“…But Christ was faithful as a Son over His house, whose house we are, if-indeed we hold-on-to our confidence and our boast of the hope…For we have become partakers of Christ if-indeed we hold-on-to the beginning of our assurance firm until the end…And this we will do if-indeed God permits” (Hebrews 3:6, 14; 6:3—Disciples’ Literal Translation).
The compound Greek word eanper is used these three times in the New Testament. It is a compound word ean (“if”) and per (“indeed”). Because the verb it is connected to in each sentence is in the subjunctive mood, it is classified as a third-class conditional statement by Greek linguists.
A first-class conditional statement indicates a condition which is certain. Matthew 4:3 is an example. When Satan said, “If you are the Son of God”, he was not expressing any doubt about the factuality of Jesus’ identity (such had just occurred at the Jordan River—Matthew 3:17). His temptation was predicated upon this fact. Since you are the Son of God, You should use Your inherent power and authority to command these stones to become bread and end the intense hunger You are experiencing (Matthew 4:1-3).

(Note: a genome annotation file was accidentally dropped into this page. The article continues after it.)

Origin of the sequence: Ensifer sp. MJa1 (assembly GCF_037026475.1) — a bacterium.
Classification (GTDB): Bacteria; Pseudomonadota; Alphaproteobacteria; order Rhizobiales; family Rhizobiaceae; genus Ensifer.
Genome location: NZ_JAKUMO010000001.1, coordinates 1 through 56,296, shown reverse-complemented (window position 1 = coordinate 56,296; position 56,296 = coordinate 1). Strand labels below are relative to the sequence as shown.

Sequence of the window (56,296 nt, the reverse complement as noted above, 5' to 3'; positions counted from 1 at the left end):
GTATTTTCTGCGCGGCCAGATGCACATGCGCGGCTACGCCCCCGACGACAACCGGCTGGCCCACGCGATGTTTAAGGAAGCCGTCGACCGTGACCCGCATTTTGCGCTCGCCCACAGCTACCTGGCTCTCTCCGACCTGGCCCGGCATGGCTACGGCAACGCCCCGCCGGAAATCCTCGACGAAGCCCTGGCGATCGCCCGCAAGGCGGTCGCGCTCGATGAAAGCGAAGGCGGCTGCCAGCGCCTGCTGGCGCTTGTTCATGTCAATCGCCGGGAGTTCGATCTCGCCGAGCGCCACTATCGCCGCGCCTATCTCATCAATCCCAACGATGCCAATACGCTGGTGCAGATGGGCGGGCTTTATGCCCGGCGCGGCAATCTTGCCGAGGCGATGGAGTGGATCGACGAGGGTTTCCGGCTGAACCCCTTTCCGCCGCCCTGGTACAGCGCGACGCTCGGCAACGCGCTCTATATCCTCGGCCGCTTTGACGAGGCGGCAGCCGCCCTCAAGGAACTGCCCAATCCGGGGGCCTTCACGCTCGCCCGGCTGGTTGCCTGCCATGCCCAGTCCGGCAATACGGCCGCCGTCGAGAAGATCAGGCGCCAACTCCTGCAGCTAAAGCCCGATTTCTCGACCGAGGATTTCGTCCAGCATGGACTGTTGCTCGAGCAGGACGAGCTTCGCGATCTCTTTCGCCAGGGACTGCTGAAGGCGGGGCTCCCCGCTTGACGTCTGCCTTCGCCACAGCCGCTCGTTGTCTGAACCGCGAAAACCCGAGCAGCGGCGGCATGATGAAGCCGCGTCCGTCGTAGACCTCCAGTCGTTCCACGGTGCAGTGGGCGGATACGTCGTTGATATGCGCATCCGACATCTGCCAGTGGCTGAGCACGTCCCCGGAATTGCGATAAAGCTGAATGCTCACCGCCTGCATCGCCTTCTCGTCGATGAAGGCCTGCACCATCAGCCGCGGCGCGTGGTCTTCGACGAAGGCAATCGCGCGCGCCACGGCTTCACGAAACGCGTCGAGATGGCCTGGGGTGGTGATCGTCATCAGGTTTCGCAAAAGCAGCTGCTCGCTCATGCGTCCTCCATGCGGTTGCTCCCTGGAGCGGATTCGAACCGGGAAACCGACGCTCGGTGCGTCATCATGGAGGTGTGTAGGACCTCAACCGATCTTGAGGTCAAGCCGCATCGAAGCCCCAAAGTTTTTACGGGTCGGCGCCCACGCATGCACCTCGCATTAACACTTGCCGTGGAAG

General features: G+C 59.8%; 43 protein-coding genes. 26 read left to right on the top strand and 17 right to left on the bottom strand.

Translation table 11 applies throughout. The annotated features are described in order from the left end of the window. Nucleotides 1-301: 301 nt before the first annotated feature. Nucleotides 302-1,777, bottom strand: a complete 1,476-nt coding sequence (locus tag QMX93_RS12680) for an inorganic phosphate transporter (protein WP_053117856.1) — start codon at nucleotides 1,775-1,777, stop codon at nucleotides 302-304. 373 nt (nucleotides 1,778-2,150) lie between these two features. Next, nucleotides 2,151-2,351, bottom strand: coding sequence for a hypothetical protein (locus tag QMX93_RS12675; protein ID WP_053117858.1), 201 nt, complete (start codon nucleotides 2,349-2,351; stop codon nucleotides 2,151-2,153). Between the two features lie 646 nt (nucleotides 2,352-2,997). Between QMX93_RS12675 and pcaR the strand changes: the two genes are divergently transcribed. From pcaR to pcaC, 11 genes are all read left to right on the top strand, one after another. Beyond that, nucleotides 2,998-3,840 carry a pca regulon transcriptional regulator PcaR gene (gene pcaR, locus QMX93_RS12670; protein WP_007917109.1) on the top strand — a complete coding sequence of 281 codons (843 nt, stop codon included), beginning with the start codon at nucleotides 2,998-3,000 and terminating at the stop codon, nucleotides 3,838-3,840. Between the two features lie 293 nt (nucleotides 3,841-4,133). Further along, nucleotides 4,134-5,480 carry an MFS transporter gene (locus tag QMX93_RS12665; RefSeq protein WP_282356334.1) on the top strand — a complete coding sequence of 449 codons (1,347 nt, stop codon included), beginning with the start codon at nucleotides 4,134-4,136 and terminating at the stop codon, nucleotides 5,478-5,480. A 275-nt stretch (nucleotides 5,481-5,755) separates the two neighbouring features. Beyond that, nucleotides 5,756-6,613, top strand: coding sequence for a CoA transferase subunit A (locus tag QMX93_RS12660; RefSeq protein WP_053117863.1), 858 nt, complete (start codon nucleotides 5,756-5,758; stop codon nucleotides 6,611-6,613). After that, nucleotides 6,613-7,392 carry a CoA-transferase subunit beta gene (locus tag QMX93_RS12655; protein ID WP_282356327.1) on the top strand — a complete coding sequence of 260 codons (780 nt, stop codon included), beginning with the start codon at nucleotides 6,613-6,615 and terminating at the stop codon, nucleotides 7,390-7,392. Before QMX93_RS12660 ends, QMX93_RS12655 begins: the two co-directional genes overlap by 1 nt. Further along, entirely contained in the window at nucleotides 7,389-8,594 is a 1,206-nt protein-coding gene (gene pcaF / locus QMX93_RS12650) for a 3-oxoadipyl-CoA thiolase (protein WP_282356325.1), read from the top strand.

A third-class conditional statement indicates a hopeful but not certain condition. Because of the reality of apostasy, holding fast to their confidence to the end of their lives (Hebrews 3:6, 14) is what the inspired penman hopes they do. Because God may not permit them many more days of life (Hebrews 6:3), the possibility of leaving their present state of immaturity and growing to spiritual maturity (Hebrews 5:12-6:2) is not certain. The writer is hopeful such time will be given them and they will choose to do so (Hebrews 6:9), but it is not a certainty. No one is guaranteed tomorrow (James 4:14-15).
Death is certain. If you die steadfastly holding your confidence in Christ—which God definitely wants you to do—your eternal inheritance is certain.